Thomas Jefferson Papers

Thomas Jefferson to John L. E. W. Shecut, 25 September 1814

To John L. E. W. Shecut

Monticello Sep. 25. 14.

Dear Sir

Your favor of Aug. 17. has been recieved but lately, and I learn from it with satisfaction that you are occupied in digesting a Theory of Medecine which you think will be free from the inconsistences which have hitherto been found in all others. for myself, I must candidly own I have little faith in the theories hitherto offered; and the less, because they change as often as the fashions of caps and gowns. whether all the fluids & solids which compose the animal machine, their action on one another, & that of the surrounding bodies on them, and the natural substances which are found to reestablish order when it has been disturbed, will ever be known to man, is yet to be seen. but to be a candidate for the discovery of a theory which, answering these views, shall be permanent as the Elements of Euclid, is certainly a laudable object of ambition: and if I do not look forward with entire confidence in the accomplishment of your hopes, I do it with sincere good wishes for success, as well for the advancement of your reputation & benefit, as for the good it will produce to the human race. for myself, the remaining term of life is too short to feel a personal interest in it: and satisfied with that which has been indulged to me and always till lately with the blessing of health,1 I do not know that I should be thankful to him who should lengthen it. With respect to your wishes to obtain a secretaryship in some of our foreign legations, in order to get your work printed, I must observe that the appointment of secretaries of legation was tried by the government for a while, but soon abandoned from the inconveniences it produced, & the former practice was reverted to of permitting every minister to select his own private secretary; an office not equal to the other either in emolument or respectability. but the application for this must be to the principal appointed. whether any office can be obtained from the government which placing you near them might afford an opportunity of printing, I am not able to say, having long-withdrawn myself from that kind of interference from a necessity imposed on me by the multitude of applications, & the supplicating attitude in which it kept me constantly before the government. the most effectual enquiry & sollicitation you could employ would be by your members of Congress, who would be on the spot when a foreign mission is named, or an office vacated, & whose recommendations, more than any others, have weight with the government. I should with pleasure give aid to your views in any way which should be consistent with the laws I have been obliged to lay down for my own conduct: and with every wish for the accomplishment of your views, I tender you the assurance of my great esteem & respect.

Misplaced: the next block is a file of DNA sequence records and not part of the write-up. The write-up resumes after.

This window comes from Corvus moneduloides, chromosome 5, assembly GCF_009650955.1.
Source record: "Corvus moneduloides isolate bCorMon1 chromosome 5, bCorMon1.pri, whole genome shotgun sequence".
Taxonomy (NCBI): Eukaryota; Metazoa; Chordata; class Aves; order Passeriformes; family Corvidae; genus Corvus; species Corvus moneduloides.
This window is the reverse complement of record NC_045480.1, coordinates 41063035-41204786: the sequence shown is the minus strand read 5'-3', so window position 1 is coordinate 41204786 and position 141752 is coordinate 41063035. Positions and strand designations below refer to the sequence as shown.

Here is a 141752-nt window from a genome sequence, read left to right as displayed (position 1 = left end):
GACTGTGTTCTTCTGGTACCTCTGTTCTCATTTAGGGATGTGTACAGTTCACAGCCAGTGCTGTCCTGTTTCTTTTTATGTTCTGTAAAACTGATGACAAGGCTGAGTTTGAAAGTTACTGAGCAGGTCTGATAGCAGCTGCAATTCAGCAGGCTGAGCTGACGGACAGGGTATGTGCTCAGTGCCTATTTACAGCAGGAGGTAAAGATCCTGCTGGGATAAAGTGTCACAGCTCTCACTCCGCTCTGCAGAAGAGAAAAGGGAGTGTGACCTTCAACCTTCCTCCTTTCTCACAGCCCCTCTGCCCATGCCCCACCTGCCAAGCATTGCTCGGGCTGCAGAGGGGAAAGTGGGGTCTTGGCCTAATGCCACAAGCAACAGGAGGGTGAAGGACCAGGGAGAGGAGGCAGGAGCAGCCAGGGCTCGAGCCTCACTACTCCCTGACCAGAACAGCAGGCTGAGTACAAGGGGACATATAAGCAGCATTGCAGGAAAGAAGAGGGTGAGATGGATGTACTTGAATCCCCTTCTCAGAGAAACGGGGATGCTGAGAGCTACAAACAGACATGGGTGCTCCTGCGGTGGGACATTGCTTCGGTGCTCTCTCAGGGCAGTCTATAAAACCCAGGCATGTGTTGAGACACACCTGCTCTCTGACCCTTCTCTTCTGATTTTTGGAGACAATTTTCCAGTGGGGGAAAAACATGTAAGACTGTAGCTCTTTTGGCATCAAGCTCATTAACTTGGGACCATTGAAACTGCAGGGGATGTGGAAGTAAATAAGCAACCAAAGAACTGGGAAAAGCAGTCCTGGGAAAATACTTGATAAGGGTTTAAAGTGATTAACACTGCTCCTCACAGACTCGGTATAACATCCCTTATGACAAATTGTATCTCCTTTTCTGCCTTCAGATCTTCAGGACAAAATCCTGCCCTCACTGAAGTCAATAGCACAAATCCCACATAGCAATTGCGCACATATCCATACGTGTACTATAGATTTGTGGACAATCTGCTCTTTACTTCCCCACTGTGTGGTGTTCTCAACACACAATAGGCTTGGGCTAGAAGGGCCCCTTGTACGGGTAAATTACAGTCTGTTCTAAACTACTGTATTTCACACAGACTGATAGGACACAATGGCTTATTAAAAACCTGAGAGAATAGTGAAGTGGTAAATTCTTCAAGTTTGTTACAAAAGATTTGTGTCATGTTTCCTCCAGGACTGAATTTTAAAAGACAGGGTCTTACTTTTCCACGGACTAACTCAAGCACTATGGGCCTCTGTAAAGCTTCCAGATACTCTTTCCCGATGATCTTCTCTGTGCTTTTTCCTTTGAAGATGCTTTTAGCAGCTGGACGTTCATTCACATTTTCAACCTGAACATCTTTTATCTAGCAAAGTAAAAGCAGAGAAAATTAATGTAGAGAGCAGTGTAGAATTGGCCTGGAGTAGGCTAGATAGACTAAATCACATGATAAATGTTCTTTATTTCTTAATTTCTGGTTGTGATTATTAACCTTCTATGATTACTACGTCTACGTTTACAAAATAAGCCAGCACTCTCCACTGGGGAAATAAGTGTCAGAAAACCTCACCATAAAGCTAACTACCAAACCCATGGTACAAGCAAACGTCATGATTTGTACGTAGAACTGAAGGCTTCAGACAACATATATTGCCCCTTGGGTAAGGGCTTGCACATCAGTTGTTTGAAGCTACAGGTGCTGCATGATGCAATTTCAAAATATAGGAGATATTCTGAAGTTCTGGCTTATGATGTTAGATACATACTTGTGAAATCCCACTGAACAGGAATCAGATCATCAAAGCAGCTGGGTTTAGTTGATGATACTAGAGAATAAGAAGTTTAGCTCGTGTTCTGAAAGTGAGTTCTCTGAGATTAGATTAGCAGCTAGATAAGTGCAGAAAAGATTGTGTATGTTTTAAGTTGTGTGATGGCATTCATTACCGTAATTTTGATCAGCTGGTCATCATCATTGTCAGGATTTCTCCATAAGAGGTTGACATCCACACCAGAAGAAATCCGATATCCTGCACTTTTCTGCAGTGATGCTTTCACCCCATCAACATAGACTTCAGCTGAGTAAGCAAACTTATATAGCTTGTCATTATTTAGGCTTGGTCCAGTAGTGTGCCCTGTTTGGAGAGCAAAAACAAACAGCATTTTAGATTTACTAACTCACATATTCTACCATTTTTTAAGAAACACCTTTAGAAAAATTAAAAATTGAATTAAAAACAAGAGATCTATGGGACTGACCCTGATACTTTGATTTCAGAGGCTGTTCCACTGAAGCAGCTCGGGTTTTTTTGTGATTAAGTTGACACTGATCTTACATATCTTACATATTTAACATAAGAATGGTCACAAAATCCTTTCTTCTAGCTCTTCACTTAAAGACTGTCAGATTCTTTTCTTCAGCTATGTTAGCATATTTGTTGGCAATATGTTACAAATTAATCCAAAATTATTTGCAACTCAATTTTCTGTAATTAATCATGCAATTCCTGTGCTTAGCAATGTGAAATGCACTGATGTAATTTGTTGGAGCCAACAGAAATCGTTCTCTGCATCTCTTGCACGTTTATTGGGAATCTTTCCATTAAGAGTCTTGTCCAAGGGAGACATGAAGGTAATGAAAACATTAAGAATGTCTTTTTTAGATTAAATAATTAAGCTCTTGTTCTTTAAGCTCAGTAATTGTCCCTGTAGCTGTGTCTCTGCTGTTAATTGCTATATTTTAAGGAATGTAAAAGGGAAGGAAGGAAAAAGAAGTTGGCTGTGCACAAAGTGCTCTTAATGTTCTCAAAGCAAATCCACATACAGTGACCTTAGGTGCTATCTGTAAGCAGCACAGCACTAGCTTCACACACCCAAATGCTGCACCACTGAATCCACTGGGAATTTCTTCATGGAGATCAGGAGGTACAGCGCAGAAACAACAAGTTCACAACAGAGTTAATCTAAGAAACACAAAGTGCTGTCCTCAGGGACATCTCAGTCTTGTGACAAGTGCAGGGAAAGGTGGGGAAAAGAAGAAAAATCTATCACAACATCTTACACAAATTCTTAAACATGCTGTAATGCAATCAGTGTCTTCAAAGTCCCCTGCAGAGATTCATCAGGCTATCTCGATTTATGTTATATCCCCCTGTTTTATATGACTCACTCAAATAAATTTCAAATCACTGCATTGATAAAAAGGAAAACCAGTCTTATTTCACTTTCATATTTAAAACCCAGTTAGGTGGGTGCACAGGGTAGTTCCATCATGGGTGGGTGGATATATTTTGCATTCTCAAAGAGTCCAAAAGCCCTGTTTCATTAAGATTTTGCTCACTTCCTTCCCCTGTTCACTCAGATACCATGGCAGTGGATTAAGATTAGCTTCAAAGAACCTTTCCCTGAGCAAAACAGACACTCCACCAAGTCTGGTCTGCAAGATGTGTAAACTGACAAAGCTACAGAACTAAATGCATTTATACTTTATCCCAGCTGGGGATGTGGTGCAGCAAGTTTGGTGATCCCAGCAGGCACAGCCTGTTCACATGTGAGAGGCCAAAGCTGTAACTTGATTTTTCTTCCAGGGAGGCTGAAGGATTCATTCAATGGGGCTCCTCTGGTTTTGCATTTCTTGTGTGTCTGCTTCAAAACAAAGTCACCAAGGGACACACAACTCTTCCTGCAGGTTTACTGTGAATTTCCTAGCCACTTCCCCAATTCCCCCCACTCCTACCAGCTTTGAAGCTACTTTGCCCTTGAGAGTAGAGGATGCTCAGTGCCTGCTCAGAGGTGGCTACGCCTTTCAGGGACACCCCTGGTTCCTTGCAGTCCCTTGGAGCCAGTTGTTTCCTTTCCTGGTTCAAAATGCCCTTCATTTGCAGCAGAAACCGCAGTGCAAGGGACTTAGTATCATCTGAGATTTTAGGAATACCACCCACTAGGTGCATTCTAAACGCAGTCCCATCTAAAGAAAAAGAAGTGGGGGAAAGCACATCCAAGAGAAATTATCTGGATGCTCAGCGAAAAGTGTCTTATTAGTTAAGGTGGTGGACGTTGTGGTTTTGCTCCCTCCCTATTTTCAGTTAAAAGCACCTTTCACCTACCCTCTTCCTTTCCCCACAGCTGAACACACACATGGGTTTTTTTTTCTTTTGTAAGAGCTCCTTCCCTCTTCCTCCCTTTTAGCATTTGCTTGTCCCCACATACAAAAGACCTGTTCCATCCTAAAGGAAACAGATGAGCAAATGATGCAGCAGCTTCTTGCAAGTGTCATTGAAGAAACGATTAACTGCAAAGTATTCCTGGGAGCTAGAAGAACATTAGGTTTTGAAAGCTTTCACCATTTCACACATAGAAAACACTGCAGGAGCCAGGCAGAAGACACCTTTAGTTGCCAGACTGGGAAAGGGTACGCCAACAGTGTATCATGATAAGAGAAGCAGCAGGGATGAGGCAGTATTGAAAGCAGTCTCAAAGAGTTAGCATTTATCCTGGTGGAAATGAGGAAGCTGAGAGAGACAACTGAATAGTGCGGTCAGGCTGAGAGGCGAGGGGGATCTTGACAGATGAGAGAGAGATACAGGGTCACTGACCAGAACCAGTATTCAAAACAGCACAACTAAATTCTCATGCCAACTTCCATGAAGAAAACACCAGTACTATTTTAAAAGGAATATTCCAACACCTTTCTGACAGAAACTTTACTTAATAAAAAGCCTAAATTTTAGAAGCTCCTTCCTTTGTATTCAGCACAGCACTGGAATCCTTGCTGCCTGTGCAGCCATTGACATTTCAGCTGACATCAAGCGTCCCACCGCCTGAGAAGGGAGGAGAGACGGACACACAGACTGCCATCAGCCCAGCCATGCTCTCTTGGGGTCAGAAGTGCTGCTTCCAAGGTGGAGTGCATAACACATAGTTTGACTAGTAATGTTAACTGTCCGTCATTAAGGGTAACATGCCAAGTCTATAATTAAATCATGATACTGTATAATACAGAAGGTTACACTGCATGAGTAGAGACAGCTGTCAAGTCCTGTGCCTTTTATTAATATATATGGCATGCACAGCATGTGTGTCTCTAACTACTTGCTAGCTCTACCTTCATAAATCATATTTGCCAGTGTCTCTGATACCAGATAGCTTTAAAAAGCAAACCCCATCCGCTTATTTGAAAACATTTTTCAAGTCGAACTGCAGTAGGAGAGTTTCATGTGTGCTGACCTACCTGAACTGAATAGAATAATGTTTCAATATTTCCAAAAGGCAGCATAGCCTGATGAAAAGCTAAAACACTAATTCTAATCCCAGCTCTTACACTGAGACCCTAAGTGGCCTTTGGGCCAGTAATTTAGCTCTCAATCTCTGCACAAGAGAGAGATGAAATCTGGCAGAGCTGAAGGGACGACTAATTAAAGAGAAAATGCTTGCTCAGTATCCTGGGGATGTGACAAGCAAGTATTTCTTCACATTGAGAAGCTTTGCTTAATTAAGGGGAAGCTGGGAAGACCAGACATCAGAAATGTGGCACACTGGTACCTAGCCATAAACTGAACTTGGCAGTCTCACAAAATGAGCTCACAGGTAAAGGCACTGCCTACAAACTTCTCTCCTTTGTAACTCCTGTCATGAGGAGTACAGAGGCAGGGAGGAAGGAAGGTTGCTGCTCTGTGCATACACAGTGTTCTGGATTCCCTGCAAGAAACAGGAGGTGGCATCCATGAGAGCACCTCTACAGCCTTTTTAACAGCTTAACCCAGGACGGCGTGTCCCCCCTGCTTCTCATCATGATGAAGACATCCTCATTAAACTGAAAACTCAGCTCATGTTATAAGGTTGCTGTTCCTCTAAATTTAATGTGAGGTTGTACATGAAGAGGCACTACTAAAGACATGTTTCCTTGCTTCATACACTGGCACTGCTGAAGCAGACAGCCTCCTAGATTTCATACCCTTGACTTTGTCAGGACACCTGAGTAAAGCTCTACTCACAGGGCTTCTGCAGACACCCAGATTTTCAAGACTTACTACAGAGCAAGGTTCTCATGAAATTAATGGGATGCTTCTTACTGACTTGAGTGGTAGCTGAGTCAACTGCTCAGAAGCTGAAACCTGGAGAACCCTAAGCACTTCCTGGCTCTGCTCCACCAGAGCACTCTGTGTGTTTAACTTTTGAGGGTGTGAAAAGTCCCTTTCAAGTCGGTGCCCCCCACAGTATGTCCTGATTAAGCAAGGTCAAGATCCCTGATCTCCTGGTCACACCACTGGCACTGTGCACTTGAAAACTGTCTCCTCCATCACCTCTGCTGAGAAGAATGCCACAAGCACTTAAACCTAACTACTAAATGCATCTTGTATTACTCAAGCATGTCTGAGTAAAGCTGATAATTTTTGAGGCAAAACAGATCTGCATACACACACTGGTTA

Th: Jefferson

PoC (DLC); at foot of first page: “Doctr L. E. W. Sheecut”; endorsed by TJ.

inconsistences: “inconsistencies” (OED description begins James A. H. Murray, J. A. Simpson, E. S. C. Weiner, and others, eds., The Oxford English Dictionary, 2d ed., 1989, 20 vols. description ends ).

1Preceding nine words interlined.

Index Entries

  • Elements (Euclid) search
  • Euclid; Elements search
  • Jefferson, Thomas; Correspondence; letters of application and recommendation to search
  • medicine; books on search
  • patronage; letters of application and recommendation to TJ search
  • Shecut, John Linnaeus Edward Whitridge; letters to search
  • Shecut, John Linnaeus Edward Whitridge; medical theories of search
  • Shecut, John Linnaeus Edward Whitridge; seeks TJ’s publication subsidy search